Archive for Ali Mitchell

Euphoria #30: I trust the sight of the young people refreshes you

Posted in FILM, MUSIC, Mythology with tags , , , , , , on January 28, 2008 by dcairns

ringstone round 

On Saturday night Fiona and I went to see SWEENEY TODD THE DEMON BARBER OF FLEET STREET with our friends Ali and David, and naturally I pumped them for suggestions for the blog here. This is Ali’s excellent proposal for a moment of cinema that warms the cockles and releases endorphins (which are stored in your cockles and released by heat).

THE WICKER MAN is still one of the few Scottish films that Scottish people like. Because it’s actually unusual, intelligent and entertaining, I suppose (there’s no accounting for taste). Those in charge of promoting Scottish cinema have, in their wisdom, chosen to concentrate on making dull, depressing and anti-cinematic films, so it’s no wonder that Robin Hardy, director of this little classic, has struggled to find funding for a WICKER MAN follow-up.

Of course, THE WICKER MAN is an English production set and filmed here, rather than an indigenous film. As such, it’s part of a small group of foreign portrayals of Scotland that Scots actually like. WHISKY GALORE and LOCAL HERO have Scottish or part-Scottish directors. The success of BRAVEHEART here testifies to our healthy population of patriotic idiots.

A lot of people have been inspired by this film over the years. Jonathan Ross credits Britt Ekland’s performance for “helping me through those difficult teenage years.” Ewen McGregor can be seen watching it in SHALLOW GRAVE, and chortling, the way all Scots instinctively do when a policeman is immolated. For those of us in the film industry, it’s a monument to the principle that the words Scottish and Cinema CAN go together.

Ali is a brilliant costume designer:

send in the clowns

She’s dressed WICKER MAN star Christopher Lee in GREYFRIAR’S BOBBY, and was recently chatting to Robin Hardy about COWBOYS FOR CHRIST, his follow-up to TWM. She found him fun and extremely energetic — which he’ll need to be.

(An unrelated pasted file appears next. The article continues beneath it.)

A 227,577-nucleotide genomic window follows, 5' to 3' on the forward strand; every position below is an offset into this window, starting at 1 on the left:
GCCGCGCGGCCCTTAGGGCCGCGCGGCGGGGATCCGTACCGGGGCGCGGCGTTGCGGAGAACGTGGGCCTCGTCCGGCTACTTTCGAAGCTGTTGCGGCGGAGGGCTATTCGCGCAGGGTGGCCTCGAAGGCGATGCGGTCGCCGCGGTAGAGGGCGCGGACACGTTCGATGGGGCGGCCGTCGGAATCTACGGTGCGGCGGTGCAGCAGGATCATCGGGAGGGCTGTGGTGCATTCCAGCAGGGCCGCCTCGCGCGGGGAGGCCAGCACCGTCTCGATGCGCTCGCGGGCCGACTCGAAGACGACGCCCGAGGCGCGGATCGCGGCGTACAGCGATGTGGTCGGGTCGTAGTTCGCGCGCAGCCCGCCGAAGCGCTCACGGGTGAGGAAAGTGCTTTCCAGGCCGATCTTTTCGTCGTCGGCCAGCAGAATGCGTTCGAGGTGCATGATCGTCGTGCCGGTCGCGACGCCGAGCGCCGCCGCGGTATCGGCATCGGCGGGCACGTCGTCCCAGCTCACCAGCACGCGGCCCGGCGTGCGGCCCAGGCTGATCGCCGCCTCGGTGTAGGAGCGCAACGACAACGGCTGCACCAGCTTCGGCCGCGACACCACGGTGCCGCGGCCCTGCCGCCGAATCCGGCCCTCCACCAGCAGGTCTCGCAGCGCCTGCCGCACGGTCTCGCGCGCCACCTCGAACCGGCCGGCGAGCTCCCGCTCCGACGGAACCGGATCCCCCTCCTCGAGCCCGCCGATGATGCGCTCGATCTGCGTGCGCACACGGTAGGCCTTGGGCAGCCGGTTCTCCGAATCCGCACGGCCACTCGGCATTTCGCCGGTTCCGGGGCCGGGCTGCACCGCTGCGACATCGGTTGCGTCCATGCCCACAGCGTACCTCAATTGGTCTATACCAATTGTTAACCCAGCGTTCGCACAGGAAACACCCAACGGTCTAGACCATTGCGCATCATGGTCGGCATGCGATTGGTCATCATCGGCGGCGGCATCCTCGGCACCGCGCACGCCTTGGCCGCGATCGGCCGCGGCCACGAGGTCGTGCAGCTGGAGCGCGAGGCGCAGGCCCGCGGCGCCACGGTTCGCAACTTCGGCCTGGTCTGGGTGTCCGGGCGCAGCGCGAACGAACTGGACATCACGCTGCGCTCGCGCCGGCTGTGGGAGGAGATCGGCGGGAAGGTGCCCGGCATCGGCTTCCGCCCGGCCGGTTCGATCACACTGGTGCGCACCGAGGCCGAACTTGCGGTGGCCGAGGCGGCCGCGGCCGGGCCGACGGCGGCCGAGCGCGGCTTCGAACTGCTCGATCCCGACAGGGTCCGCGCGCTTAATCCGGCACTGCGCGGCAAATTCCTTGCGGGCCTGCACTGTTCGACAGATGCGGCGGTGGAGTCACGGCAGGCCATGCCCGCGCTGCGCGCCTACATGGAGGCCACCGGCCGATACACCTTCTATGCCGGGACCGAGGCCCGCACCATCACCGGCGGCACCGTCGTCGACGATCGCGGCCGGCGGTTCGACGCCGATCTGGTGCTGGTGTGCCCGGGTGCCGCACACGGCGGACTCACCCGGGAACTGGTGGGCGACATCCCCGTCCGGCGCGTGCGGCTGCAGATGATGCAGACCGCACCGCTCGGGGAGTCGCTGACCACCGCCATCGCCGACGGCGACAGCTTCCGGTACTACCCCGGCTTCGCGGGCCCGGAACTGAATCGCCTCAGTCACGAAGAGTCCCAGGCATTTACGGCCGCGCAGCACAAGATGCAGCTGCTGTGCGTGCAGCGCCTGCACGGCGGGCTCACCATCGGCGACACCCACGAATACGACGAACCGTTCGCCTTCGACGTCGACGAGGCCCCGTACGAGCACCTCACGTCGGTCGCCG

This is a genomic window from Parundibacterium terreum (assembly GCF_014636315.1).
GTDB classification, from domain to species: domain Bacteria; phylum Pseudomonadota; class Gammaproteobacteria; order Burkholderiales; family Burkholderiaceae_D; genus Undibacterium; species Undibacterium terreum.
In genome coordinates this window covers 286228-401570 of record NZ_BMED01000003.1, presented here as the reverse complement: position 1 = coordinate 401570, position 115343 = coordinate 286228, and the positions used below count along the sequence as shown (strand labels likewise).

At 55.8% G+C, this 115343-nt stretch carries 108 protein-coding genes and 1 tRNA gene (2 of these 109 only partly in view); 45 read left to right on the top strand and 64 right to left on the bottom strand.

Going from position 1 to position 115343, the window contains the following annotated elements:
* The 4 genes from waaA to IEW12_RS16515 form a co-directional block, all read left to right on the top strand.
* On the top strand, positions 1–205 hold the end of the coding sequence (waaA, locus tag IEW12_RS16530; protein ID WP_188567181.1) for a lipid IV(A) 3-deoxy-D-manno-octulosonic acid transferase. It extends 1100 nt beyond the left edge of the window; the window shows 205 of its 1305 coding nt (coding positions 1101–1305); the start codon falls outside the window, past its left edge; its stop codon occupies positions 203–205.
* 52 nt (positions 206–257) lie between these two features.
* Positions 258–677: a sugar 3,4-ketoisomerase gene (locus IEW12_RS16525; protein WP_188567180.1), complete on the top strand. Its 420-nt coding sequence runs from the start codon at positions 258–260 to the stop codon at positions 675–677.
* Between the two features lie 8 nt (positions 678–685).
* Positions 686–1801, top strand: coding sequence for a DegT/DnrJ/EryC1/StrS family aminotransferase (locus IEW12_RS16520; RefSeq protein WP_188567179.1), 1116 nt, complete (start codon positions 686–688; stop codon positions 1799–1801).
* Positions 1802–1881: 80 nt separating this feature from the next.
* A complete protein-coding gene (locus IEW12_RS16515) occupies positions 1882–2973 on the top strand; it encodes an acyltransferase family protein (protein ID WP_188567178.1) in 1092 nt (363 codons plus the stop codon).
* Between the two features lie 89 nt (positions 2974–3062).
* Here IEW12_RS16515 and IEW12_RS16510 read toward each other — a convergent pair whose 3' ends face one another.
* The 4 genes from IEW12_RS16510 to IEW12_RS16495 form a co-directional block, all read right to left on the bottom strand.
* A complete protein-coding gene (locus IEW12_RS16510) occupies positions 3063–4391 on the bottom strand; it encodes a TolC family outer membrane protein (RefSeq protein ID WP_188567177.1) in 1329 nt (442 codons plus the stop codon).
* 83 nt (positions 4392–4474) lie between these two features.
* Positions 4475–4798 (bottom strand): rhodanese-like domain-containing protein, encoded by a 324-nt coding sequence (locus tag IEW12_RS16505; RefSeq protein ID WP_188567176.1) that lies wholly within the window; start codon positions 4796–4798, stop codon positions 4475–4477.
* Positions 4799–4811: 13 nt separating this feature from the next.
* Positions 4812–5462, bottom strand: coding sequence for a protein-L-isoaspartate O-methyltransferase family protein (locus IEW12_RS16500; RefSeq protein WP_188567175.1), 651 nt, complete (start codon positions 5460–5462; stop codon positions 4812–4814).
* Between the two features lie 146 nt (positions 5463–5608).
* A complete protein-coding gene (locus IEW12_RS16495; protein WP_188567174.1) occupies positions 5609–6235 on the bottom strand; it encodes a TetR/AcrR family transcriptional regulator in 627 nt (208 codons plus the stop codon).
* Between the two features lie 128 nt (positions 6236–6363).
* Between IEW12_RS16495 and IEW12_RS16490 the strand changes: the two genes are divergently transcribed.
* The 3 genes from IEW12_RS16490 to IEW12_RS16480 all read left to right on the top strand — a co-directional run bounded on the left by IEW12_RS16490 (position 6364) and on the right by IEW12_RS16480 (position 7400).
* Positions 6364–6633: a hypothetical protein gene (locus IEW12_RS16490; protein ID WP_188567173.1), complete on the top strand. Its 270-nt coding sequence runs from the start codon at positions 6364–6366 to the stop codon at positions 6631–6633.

But her reason for picking this moment is the perfect encapsulation of the Cinema Euphoria Credo — it makes her happy.

Euphoria #19

Posted in FILM, literature, Television with tags , , , , , , on January 15, 2008 by dcairns

Regular Shadowplayer and acclaimed Mick Travis impersonator Alex Livingston suggests the scene of Spike Milligan’s arrest from Richard Lester’s THE THREE MUSKETEERS (1973).

“before i think about it too much and sink into a tarpit of indecision, i am going to nominate a scene from richard lester’s the three musketeers. christopher lee and his guards drag raquel welch from her bedroom whilst spike milligan fumbles to reload his flintlock pistol, utterly blind to the possibility that he may not have the upper hand. i think it is basically the muttering that does it for me here”

I’ve thrown in the following sequence because I like the sedan chair gag, and an appearance from Frank “Captain Peacock” of Are You Being Served? is always a bonus.

Raquel Welch phoned Richard Lester up in the middle of the night to complain about the boob jokes in the film.

“This bit where a hand reaches from a heap of melons and grabs my wrist — I don’t think it’s funny.”

“Well I do.”

At which point she called the producers and threatened to quit. Colossal panic — the funding was contingent on her involvement. They sweet-talked her back on-board, but she still pulled stunts like wearing costumes modelled on Lana Turner’s in the ‘forties version, rather than on historical fact like everybody else.

Christopher Lee bored everyone rigid with his endless anecdotage, except producer Pierre Spengler, who found him fascinating. Lee can pick up an anecdote, if interrupted, and continue it MONTHS LATER, if required. But my costume designer friend Ali, who worked with him on GREYFRIAR’S BOBBY, got on very well with the Great Man. As Sidney Greenstreet says, “I’ll tell you right out, I am a man who likes talking to a man who likes to talk.”

Spike Milligan stared at the historical recreations in complete awe: “People really lived like this,” he would say, with tears in his eyes. 

we must bustle

The movie has one of the most disparate casts ever assembled. Charlton Heston shares a scene with Milligan, finding him “very funny but not over-the-top”. OF COURSE he’s over-the-top! He’s in a completely different comedy register from everybody else in the film! But Lester excels at uniting different styles of acting / muttering.

Alex adds:

“out of maybe five films that i considered taking my euphoric moment from, three featured faye dunaway. isn’t that funny?”

Not funny, Alex, JUST SENSIBLE.

the revenge of milady

Footnote: any Americans unfamiliar with Milligan’s brand of surreal TV can educate themselves using the University of Youtube. Maybe start HERE.

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